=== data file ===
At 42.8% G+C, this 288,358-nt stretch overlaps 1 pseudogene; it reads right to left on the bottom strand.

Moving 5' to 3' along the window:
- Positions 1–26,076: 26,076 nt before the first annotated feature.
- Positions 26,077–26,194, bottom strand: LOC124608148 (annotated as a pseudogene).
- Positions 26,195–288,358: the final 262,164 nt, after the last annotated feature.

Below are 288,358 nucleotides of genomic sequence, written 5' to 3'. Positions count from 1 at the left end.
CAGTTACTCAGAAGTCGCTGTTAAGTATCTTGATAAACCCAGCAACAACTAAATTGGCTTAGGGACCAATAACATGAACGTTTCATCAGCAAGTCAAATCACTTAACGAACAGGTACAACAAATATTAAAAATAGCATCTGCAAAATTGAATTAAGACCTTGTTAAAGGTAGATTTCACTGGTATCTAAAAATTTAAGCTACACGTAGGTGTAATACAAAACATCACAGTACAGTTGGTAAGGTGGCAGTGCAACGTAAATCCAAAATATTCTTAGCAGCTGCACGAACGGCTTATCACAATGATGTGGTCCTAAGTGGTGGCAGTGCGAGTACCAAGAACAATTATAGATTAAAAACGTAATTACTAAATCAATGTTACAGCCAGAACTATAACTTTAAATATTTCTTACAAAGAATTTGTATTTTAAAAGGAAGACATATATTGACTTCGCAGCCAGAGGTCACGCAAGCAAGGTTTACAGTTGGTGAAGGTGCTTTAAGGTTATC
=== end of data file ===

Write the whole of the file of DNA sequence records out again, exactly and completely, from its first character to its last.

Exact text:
At 42.8% G+C, this 288,358-nt stretch overlaps 1 pseudogene; it reads right to left on the bottom strand.

Moving 5' to 3' along the window:
- Positions 1–26,076: 26,076 nt before the first annotated feature.
- Positions 26,077–26,194, bottom strand: LOC124608148 (annotated as a pseudogene).
- Positions 26,195–288,358: the final 262,164 nt, after the last annotated feature.

Below are 288,358 nucleotides of genomic sequence, written 5' to 3'. Positions count from 1 at the left end.
CAGTTACTCAGAAGTCGCTGTTAAGTATCTTGATAAACCCAGCAACAACTAAATTGGCTTAGGGACCAATAACATGAACGTTTCATCAGCAAGTCAAATCACTTAACGAACAGGTACAACAAATATTAAAAATAGCATCTGCAAAATTGAATTAAGACCTTGTTAAAGGTAGATTTCACTGGTATCTAAAAATTTAAGCTACACGTAGGTGTAATACAAAACATCACAGTACAGTTGGTAAGGTGGCAGTGCAACGTAAATCCAAAATATTCTTAGCAGCTGCACGAACGGCTTATCACAATGATGTGGTCCTAAGTGGTGGCAGTGCGAGTACCAAGAACAATTATAGATTAAAAACGTAATTACTAAATCAATGTTACAGCCAGAACTATAACTTTAAATATTTCTTACAAAGAATTTGTATTTTAAAAGGAAGACATATATTGACTTCGCAGCCAGAGGTCACGCAAGCAAGGTTTACAGTTGGTGAAGGTGCTTTAAGGTTATC